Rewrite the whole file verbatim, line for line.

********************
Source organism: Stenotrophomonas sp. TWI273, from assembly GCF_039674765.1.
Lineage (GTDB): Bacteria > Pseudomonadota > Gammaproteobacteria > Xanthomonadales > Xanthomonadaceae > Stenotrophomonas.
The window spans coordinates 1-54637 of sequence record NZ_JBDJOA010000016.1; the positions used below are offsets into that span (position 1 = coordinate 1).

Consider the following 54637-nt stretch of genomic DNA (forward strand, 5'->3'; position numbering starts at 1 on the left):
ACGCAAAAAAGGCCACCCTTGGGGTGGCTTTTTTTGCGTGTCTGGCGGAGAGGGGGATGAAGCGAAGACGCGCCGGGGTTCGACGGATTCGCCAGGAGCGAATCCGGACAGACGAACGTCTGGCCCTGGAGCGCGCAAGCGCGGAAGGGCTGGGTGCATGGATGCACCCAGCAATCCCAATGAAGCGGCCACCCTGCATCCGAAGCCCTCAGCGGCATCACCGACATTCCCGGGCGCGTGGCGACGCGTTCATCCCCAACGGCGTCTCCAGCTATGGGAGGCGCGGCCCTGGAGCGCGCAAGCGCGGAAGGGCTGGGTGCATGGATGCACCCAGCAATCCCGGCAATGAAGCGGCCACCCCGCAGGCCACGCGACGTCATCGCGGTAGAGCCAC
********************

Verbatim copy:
Source organism: Stenotrophomonas sp. TWI273, from assembly GCF_039674765.1.
Lineage (GTDB): Bacteria > Pseudomonadota > Gammaproteobacteria > Xanthomonadales > Xanthomonadaceae > Stenotrophomonas.
The window spans coordinates 1-54637 of sequence record NZ_JBDJOA010000016.1; the positions used below are offsets into that span (position 1 = coordinate 1).

Consider the following 54637-nt stretch of genomic DNA (forward strand, 5'->3'; position numbering starts at 1 on the left):
ACGCAAAAAAGGCCACCCTTGGGGTGGCTTTTTTTGCGTGTCTGGCGGAGAGGGGGATGAAGCGAAGACGCGCCGGGGTTCGACGGATTCGCCAGGAGCGAATCCGGACAGACGAACGTCTGGCCCTGGAGCGCGCAAGCGCGGAAGGGCTGGGTGCATGGATGCACCCAGCAATCCCAATGAAGCGGCCACCCTGCATCCGAAGCCCTCAGCGGCATCACCGACATTCCCGGGCGCGTGGCGACGCGTTCATCCCCAACGGCGTCTCCAGCTATGGGAGGCGCGGCCCTGGAGCGCGCAAGCGCGGAAGGGCTGGGTGCATGGATGCACCCAGCAATCCCGGCAATGAAGCGGCCACCCCGCAGGCCACGCGACGTCATCGCGGTAGAGCCAC